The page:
Andy Harris

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This is a really interesting application of NLP and it’s great to see these types of models applied to People Analytics! I think the concerns you highlighted above make a lot of sense and are common in this space. To the first concern, one approach might be to have clients manually tag previous submissions with sentiments/concerns and use that data for client-specific model training. To the second concern, perhaps Perception could identify submissions that don’t closely match any predetermined concern or sentiment and have them manually reviewed by the client?

I would also propose one additional concern: responses that contain multiple themes or sentiments. I would be interested to learn more about what happens in cases where employees regularly write about one primary theme and another secondary theme. Is Perception able to identify the trend that the second theme is mentioned frequently across posts even if it is never a primary submission topic?

This is a fascinating use of additive manufacturing! I would be interested to know more about what is covered in Align’s 420 patents and what Align will be losing in terms of competitive advantage when they expire. What sort of things are they doing to iterate on their current product (and patent those iterations) so that competitors can’t directly copy them?

I would be wary of getting into a price war. As you mentioned, some people are already 3D printing their own aligners, so it stands to reason that a price war could go all the way to $0 (e.g. open source software that allows users to upload a photo of their teeth and outputs a file that can be 3D printed using any 3D printing service). I would suggest leaning into Align’s partnership with the dental community and focus promotion on the “officialness” of this product over competitors’ products. I would intuitively guess that dentists’ approval of the product would represent value in a consumer’s mind.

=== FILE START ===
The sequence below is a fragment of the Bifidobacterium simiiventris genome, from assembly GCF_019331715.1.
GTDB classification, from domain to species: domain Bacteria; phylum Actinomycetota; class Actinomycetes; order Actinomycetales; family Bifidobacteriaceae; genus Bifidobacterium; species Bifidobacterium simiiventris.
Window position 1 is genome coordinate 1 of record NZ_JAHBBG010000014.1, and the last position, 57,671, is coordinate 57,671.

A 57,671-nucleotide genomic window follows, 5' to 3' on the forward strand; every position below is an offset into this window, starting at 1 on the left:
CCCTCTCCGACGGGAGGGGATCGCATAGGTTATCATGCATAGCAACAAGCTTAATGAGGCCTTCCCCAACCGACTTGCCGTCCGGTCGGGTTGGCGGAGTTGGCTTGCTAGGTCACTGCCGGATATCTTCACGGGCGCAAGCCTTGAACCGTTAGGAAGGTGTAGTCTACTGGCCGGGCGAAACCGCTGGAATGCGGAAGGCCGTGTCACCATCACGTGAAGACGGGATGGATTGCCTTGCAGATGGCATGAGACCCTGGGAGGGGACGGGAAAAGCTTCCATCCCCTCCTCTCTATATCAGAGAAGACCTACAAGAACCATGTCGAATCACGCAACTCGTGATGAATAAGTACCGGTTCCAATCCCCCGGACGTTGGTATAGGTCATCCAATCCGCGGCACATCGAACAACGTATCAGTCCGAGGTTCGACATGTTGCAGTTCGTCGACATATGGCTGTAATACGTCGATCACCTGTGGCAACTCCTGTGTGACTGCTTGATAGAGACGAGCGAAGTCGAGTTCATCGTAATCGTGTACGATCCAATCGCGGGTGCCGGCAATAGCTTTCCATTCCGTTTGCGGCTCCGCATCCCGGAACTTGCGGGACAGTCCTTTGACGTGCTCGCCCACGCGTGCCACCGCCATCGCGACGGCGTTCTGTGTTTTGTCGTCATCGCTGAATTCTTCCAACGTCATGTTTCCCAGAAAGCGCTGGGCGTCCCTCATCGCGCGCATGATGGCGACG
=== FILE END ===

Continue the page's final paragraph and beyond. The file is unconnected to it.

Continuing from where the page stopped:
Processing equipment production is an interesting use of additive manufacturing (and one I hadn’t previously seen!). I would be curious to know if the company has done much investigation into the cutoff point where it makes more sense to produce this equipment using traditional production methods rather than with 3D printing. In particular, if there is a piece of equipment that is used regularly (and which Lumiena expects to continue using for the foreseeable future), it might make sense to have it produced with sturdier material (though this may be achievable by simply 3D printing with a different material).

This is a really interesting space for machine learning! I would be curious to know if (in the short-term or medium-term) Nanfang plans to use this technology for human augmentation (e.g. still relying on a doctor to double-check before diagnosis) or replacement (e.g. use the algorithm’s result as the diagnosis). If it’s the latter, I definitely think that their focus should be on improving accuracy. If it’s the former, I would imaging that they could expand into other forms of cancer detection more quickly.

As the technology progresses, I would be interested to know if the technology can evolve to a point where its detection accuracy is better than that of a human.

On November 15, 2018, Andy Harris commented on It’s all open at Wikimedia Foundation :

I had no idea that the Wikimedia Foundation also uses the open innovation process for product development, process improvement, and strategy! I would be interested to see if this is a technique that other companies could also implement.

I really appreciated your thoughts on how to incentivize contributors through the use of a points system like those used on Reddit and StackOverflow. To address the concerns around information validity and/or bias, I wonder if it would be possible to adopt an identity verification system like the ones used on Twitter or Facebook. That way, some content could carry more weight, because it comes from a “verified” source.

This is a great article on how Amazon has been able to leverage open source innovation to quickly develop far more skills for Alexa than other voice assistants. One aspect I found a bit misleading is that—though Alexa devices are the most common smart home devices—Siri is still the most used mobile voice assistant. [1] One way Amazon could continue to grow Alexa is by extending the brand beyond voice interfaces, especially for situations where another communication medium may be preferable to voice (e.g. text input when the user is at work). For example, in addition to its voice interface on iOS and CarPlay devices, the Siri brand is also used to represent caller ID, text prompt autocomplete, and traffic reminders before an event. [2]

[1] Mangis, Carol. “Which Mobile Voice Assistant Is Used the Most?” PC Mag, July 5, 2018., accessed November 2018.
[2] Apple, “Siri,”, accessed November 2018.